The Seahawks did a phenomenal job this offseason filling some noticeable gaps with some necessary free agent plaster.
Any 4-12 team needs some remodeling done, and instead of tearing apart the kitchen, the Seahawks replaced the wires, and got a shiny new fridge.
It was a stark about face from the “plan” entering free agency. Here is an intriguing quote to chew on spoken by GM Tim Ruskell:
"We're not going to be big players in free agency."
Well, he got everyone to believe they actually wanted to draft USC QB Mark Sanchez. So kudos for this b^%$&*t smokescreen that fooled most of us.
Five days after that comment the Seahawks were announcing the signing of that shiny new fridge. They locked up top free agent WR TJ Houshmandzadeh to a five-year, $40 million dollar deal. The irony was well, ironic.
The rest, they say, is history.
They went out and signed a needed run-stuffer in Green Bay's NT Colin Cole. He fills the void left by former starter Rocky Bernard. Cole is massive, weighing in at 6”1, 330 lbs. He commands consistent double-teams and opens up the rest of the DL while keeping bodies off of Seattle’s play-making LB’s.
They traded Pro Bowl LB Julian Peterson to Detroit for DE Cory Redding, effectively filling another DL need. Redding will take over for disappointing DE Lawrence Jackson, who only tallied two sacks in 14 starts during his rookie year.
With WR checked off and the DL restocked, they re-signed one of their own—locking up promising T Ray Willis to a two-year, $6 million dollar deal. Willis could have landed a starters job on the open market; they were wise to retain him.
And did they ever steal the show in this year’s draft.
With their first, second, third, (2010) third, fourth, and fifth picks, they got a nice haul of impact players.
They got the top prospect by nabbing Wake Forest LB Aaron Curry with the No. 4 pick. Drafting him was the full circle completion of the Julian Peterson trade.
They got one of the best interior OL available in this years class by trading up to snag Oregon C/G Max Unger in the second round.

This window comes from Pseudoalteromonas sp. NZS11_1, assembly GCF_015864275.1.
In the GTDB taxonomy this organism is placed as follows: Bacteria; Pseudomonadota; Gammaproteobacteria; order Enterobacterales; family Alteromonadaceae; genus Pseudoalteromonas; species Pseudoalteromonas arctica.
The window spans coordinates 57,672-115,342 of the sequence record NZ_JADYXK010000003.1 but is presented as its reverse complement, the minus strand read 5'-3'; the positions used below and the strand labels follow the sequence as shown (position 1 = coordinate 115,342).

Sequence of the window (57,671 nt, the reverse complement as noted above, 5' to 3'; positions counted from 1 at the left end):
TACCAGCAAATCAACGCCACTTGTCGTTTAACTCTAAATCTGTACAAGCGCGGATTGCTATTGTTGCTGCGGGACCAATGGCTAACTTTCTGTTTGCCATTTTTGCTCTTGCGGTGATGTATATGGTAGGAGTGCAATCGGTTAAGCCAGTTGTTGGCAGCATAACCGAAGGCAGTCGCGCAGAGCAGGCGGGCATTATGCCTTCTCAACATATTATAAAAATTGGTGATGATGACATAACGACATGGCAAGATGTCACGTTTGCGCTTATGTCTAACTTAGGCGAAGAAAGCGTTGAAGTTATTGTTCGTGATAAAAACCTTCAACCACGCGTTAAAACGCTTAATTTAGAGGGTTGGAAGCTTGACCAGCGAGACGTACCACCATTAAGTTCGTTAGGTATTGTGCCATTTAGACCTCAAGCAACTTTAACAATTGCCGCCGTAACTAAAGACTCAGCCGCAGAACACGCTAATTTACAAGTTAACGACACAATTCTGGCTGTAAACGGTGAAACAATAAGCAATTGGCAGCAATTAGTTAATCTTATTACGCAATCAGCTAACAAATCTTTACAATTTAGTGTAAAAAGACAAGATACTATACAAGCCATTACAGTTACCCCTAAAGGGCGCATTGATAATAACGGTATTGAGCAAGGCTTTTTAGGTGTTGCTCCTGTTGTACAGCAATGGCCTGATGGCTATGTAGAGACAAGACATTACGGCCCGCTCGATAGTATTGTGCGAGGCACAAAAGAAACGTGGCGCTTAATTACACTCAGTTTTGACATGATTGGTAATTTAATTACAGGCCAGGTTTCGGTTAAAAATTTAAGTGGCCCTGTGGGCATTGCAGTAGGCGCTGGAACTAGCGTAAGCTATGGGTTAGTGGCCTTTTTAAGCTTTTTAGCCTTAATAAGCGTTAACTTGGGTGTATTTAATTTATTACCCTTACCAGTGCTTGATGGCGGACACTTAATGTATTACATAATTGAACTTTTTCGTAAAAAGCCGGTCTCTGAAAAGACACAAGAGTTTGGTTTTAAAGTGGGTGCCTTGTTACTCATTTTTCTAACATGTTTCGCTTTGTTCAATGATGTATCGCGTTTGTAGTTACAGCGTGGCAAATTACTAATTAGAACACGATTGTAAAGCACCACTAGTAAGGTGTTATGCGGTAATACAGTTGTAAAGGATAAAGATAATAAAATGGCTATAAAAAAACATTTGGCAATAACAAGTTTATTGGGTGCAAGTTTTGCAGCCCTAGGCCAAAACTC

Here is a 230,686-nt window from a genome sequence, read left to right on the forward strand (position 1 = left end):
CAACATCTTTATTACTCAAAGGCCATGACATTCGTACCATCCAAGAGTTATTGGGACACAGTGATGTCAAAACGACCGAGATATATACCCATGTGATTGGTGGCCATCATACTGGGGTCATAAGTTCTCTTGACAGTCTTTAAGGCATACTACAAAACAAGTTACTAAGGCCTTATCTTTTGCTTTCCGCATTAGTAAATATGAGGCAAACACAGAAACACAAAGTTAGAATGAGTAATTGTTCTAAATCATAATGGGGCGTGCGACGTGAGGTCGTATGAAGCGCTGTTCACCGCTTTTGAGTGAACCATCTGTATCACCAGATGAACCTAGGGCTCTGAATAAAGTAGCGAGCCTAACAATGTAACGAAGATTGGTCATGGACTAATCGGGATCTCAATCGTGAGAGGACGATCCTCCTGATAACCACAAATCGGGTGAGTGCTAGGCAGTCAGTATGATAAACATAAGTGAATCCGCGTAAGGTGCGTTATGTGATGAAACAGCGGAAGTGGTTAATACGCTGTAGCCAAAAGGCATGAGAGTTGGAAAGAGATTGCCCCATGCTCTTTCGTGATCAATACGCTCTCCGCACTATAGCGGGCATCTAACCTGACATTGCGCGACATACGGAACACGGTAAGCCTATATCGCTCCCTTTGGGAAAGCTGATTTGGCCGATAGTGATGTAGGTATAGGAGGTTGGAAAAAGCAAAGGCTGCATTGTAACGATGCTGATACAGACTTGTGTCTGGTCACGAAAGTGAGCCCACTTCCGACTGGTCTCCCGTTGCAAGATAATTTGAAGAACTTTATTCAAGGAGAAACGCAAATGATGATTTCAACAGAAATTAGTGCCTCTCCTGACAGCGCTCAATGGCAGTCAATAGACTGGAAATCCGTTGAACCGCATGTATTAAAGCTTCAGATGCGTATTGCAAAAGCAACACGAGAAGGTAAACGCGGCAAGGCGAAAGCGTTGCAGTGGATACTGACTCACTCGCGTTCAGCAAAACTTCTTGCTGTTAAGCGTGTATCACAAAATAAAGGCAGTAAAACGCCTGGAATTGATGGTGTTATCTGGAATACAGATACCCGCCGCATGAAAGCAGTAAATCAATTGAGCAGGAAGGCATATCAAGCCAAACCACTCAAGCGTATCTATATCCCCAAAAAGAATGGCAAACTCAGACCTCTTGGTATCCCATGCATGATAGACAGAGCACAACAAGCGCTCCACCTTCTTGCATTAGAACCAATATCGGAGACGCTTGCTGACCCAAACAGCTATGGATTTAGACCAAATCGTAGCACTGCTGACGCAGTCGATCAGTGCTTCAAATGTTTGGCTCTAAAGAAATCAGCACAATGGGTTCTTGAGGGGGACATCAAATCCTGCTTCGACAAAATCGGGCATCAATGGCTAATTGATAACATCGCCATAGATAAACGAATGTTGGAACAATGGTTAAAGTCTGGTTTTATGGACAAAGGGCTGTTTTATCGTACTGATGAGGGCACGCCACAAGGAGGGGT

Then they went out and swung a trade to grab Penn State WR Deon Butler in the third round. Butler brings a blazing speed element (4.32 40 NFL Combine time) that will complement the passing game nicely.
Sixth round pick QB Mike Teel is an interesting project with true mental toughness. He led his Rutgers’ team to a seven-game winning streak after a dismal 1-5 start, and even got a bowl win out of the deal.
To put a nice bow on all the wheeling and dealing, they made out with Denver’s 2010 first round pick.
The names Colt McCoy and Sam Bradford are echoing in the background…background…background.
A gut wrenching decision immediately followed, as the team let LB Leroy Hill become a free agent. The move was met with a dumbfounded response by the fan base.
With the $8.3 million freed from the move, they turned around and locked up former Seahawk CB Ken Lucas with a one-year, $2.3 million contract. He is expected to pick up right where he left off in 2004 starting opposite of incumbent Pro Bowl CB Marcus Trufant.
On the same day, they also signed former Jim Mora-prodigy Justin Griffith for one-year, $700,000 deal to replace the void left by FB Leonard Weaver’s departure.
To cap off the whirlwind, Ruskell allowed the lime green city to breath a sigh of relief by signing Leroy Hill to a fresh six-year, $38 million dollar deal.
Not what the GM had us thinking going into the offseason. Ruskell did truly restock the ammunition and gave the Seahawks a shiny new toy by adding Houshmandzadeh.
He left few glaring problems un-plastered after it was all said and done.
The Seahawks still need a QB of the future for the eventual departure of 33-year-old QB Matt Hasselbeck
By snagging Denver’s 2010 first round pick, they have a perfect opportunity to draft either Oklahoma’s Sam Bradford or Texas’ Colt McCoy, as mentioned above.